August 17, 2012 — In passing drastic family planning cuts aimed at Planned Parenthood, Texas lawmakers also defunded many clinics that are not affiliated with the organization and do not offer abortion services, the Texas Observer reports.
According to a review of state records by the Observer, in the year since lawmakers reduced the state's family planning budget by two-thirds, 146 clinics that serve low-income women have lost state funding. The bulk of the affected clinics are located in the Texas Panhandle, Central Texas and along the Mexican border.
Of those clinics, more than 60 have closed, meaning that their patients must travel long distances to other providers or go without access to birth control and health screenings.
Lawmakers who supported the cuts said the goal was to cut off family planning funding to Planned Parenthood because the organization also provides abortion services. However, only 12 of the 60 clinics that have closed were affiliated with Planned Parenthood, the Observer reports.
Remaining Providers Struggle
Many of the remaining providers rely almost exclusively on Medicaid funding through the state's Women's Health Program, which is at the center of a dispute between the state and Planned Parenthood. In the fall, a federal court is expected to decide whether Texas can legally exclude Planned Parenthood from participating in the program. If the court rules in favor of Planned Parenthood, Texas officials have said they would rather end the program than allow Planned Parenthood to participate.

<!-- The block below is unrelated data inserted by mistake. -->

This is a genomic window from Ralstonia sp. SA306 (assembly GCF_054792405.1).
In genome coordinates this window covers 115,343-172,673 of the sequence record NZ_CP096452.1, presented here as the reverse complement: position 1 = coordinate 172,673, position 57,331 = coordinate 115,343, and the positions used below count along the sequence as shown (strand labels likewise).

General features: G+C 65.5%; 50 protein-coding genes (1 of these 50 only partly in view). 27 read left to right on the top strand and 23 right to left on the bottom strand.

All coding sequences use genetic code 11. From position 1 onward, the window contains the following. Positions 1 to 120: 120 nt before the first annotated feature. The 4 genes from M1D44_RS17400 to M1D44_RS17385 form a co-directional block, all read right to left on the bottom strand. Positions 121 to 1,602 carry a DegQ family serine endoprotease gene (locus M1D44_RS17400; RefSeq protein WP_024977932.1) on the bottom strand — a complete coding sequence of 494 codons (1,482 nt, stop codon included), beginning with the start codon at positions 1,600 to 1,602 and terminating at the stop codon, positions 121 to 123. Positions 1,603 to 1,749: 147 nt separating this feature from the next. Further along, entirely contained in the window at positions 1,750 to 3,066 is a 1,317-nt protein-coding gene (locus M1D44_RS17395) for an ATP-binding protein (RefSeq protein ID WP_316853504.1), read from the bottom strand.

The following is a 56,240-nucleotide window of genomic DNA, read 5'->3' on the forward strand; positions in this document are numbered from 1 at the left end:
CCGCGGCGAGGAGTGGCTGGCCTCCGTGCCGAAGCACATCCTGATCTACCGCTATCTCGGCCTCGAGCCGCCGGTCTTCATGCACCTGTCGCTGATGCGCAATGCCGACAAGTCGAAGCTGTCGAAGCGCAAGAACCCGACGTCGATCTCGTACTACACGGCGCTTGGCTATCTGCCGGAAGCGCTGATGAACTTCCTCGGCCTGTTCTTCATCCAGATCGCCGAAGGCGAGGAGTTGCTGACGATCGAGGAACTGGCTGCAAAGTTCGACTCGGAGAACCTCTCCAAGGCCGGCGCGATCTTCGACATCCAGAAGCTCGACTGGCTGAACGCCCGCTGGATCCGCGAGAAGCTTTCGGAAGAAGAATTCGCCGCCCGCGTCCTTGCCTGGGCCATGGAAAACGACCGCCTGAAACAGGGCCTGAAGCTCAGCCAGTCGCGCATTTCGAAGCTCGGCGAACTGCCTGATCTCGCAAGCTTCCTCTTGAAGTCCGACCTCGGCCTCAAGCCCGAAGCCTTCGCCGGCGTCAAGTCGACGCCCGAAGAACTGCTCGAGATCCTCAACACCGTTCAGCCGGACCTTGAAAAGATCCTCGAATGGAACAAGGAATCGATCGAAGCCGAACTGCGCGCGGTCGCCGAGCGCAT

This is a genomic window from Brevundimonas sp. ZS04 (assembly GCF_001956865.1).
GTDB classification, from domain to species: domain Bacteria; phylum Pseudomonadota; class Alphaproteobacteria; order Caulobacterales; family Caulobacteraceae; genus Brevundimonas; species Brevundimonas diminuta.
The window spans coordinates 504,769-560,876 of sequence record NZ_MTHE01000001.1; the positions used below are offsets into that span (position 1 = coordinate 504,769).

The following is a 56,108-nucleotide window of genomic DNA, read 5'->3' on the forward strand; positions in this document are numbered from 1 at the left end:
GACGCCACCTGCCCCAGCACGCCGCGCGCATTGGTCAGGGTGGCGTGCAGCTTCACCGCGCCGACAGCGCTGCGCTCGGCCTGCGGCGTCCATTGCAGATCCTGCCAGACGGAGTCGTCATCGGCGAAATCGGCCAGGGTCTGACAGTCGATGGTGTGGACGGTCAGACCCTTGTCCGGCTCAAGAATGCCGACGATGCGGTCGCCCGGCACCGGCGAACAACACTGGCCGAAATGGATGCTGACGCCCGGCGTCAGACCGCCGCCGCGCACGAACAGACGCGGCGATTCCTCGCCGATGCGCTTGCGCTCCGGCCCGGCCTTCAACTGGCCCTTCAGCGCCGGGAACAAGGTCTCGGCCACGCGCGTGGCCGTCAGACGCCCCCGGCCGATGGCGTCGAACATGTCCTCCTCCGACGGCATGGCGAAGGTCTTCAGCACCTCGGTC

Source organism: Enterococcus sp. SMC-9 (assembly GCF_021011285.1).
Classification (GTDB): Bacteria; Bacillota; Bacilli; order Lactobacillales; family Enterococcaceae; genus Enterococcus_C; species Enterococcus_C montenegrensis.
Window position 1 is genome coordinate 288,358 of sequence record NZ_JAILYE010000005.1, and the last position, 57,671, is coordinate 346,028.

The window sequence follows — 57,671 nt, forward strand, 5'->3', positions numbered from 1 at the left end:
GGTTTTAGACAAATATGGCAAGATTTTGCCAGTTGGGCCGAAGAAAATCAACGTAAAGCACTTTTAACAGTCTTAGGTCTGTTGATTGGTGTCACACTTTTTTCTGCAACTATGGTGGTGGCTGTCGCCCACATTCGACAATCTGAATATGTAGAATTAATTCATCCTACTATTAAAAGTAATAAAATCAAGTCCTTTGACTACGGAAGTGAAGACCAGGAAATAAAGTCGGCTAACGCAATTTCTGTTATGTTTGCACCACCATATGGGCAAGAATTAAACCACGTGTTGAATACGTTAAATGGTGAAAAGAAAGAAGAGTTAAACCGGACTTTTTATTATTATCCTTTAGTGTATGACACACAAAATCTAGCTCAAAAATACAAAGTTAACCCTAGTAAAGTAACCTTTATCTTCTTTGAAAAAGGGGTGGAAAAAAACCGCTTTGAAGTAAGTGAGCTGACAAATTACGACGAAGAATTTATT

Meanwhile, federally qualified health centers have seen an influx of patients as more family planning clinics close. Lawmakers had argued that the centers would absorb patients who lost access to family planning clinics, but the centers also have faced budget cuts, and at least one has closed (Jones, Texas Observer, 8/15).
Repro Health Watch — an exciting new edition of the Women’s Health Policy Report — compiles and distributes media coverage of proposed and enacted state laws and ballot initiatives affecting women's access to comprehensive reproductive health care, as well as litigation in response to those provisions.